Sure, it's true that some lessons are best learned through experience.

But just a few foundational tools and high-leverage frameworks would've made a significant difference — I could've set myself up for success as a tech lead much earlier.

And now, my co-founder Jean Hsu and I are excited to share those tools and frameworks with you.

We're the founders of Co Leadership and your event co-leaders.

Edmond Lau

I'm the author of The Effective Engineer. I've coached 50+ people ranging from individual contributors, tech leads, managers, directors, and CTOs. My engineering and career advice has been featured on Forbes, Time, Slate, Inc., and Fortune.

Jean Hsu

I'm an engineering-manager-turned-leadership coach. I've coached 50+ individual contributors, tech leads, managers, and VPs at companies that include Dropbox, Medium, Asana, Slack, Github, Stripe, IFTTT, and Lever.

We bring decades of experience building high-growth teams at companies including:

We've always known that we would design and run an experience specifically for tech leads. The tech lead role, as ambiguous and varied as it is, is near and dear to both of our hearts — or perhaps it's because the role is so ambiguous and varied.

It is one of the most impactful roles on engineering teams. It's the role that gets things done and delivers results. It's the role that turns a group of engineers into a team. It's the role that levels up junior engineers and raises the entire engineering team's capacity.

And yet, because engineers stepping into tech lead roles are almost always strong engineers, there's a misconception that they actually don't need as much support as they navigate an almost completely different role.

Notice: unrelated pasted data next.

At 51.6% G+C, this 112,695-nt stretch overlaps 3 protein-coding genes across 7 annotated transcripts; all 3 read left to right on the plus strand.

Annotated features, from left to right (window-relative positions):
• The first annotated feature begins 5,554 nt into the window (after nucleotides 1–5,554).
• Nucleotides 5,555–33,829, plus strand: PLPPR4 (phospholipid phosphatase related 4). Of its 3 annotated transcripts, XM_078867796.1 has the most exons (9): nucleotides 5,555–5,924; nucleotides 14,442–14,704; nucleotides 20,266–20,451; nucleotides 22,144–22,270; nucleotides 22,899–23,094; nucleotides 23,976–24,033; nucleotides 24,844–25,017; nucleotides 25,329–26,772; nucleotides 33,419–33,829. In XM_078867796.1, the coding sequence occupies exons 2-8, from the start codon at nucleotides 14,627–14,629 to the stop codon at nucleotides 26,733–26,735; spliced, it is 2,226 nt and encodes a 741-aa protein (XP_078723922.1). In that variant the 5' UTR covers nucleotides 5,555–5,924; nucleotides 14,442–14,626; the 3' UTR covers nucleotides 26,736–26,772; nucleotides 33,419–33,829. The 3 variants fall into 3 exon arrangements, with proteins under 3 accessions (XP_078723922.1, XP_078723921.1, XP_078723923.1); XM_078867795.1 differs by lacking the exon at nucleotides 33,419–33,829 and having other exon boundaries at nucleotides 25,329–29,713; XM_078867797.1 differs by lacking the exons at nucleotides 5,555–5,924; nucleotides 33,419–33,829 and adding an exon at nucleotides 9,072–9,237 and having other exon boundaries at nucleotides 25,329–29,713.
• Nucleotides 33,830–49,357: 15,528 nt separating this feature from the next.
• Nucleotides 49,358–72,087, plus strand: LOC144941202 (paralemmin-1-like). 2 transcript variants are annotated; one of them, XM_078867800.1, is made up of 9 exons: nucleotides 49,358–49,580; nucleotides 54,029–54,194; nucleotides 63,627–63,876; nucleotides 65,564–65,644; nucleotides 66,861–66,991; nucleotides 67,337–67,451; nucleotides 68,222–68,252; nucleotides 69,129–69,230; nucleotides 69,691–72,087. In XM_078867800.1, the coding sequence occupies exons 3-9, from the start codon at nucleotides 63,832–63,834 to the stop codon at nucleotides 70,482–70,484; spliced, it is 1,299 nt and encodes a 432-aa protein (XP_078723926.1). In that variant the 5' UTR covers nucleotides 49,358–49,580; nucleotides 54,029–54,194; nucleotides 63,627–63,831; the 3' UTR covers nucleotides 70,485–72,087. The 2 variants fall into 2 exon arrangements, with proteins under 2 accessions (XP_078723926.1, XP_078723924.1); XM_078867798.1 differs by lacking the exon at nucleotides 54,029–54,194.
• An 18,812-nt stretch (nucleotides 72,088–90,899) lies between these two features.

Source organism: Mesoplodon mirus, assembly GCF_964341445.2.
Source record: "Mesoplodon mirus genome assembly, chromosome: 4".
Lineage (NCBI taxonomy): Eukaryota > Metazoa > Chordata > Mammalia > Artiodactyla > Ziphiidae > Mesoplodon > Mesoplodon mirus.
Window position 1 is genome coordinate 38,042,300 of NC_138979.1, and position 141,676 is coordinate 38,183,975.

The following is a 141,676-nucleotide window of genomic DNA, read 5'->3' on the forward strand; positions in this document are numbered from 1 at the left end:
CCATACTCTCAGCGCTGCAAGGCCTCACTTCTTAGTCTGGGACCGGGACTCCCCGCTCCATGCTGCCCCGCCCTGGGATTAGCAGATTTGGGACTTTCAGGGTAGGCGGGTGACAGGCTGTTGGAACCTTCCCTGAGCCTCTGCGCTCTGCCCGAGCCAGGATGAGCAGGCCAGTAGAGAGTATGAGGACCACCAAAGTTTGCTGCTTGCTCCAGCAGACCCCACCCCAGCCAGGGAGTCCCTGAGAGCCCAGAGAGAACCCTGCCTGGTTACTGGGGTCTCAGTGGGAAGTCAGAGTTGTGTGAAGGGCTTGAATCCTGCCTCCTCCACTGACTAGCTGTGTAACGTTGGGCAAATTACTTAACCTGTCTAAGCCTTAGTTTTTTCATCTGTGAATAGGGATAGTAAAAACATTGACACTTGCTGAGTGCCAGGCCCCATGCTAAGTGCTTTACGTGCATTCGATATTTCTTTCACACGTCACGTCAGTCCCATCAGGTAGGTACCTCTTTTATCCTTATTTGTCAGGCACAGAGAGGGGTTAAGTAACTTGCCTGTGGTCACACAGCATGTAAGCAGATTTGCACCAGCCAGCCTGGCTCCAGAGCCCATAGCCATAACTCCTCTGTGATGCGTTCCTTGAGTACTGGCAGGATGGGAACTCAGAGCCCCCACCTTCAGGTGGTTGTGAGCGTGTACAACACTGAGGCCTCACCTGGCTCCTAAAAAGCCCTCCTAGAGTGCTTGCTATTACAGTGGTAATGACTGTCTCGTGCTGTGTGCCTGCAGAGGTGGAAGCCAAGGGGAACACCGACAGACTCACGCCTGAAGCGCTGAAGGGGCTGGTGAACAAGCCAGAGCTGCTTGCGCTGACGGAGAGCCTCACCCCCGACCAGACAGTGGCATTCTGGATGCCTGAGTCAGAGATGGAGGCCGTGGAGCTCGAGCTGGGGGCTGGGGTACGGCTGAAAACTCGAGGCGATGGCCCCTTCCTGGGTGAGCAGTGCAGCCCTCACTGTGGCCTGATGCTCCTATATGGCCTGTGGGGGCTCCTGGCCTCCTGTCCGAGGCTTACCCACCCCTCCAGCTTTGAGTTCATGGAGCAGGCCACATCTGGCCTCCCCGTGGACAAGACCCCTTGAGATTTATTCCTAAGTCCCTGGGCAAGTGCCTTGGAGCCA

Engineers moving into tech lead roles often struggle to still live up to former expectations of delivering as a senior individual contributor, as they also take on mentoring and coordination. In reality, that transition is when support is most high-leverage.

That's because even though everyone's situation might be unique, the challenges faced by tech leads are quite similar:

You have all the responsibility and accountability, and none of the authority.

What if you had clarity and confidence around your tech lead role? What if you felt empowered to define what success looked like and had the tools to make that success a reality?

“I used to think that a tech lead role was less structured than a more technical role like engineering. This workshop taught me that making the implicit explicit reveals the tech lead role as highly technical and structured.

The course has given me the ability to practically form-fit my role as a tech lead based on my strengths and passions for the good of my team’s needs. I now see a clear path to being effective at my role and helping my team to be effective at theirs.”

Jonathan Stuckey - Senior Data Engineer at Shipt

“I liked how the workshop helped me understand how to be more direct and transparent about communication. Sometimes once you hear the advice you think 'wow of course, that was obvious.' These things always feel much more difficult in the moment though and it really helps to have a framework for thinking about effective communication.

The workshop gave me some new perspective and I've already used aspects of what we talked about to improve some of my relationships with coworkers. I'd recommend that to anyone.”

Danielle Man - Engineering Manager at Apollo GraphQL

Imagine — you're at a project retrospective, and the team is beaming. People feel challenged and stretched but not burnt out, proud to ship high-quality work they could stand behind, happy to be part of a team with visible impact on the company.

The process, status updates, tracking, communication — everything felt just right. Not too light to be useful, and not overly cumbersome.

It wasn't easy at times, but you always knew that you could handle the changes and challenges that emerged. When product plans changed halfway into a sprint, you communicated clearly both upwards and to your team — and people trusted and respected you for how you handled those situations. When someone went down a rabbit hole, you swiftly steered them back on course — and people appreciated how kindly provided feedback and protected the team's time.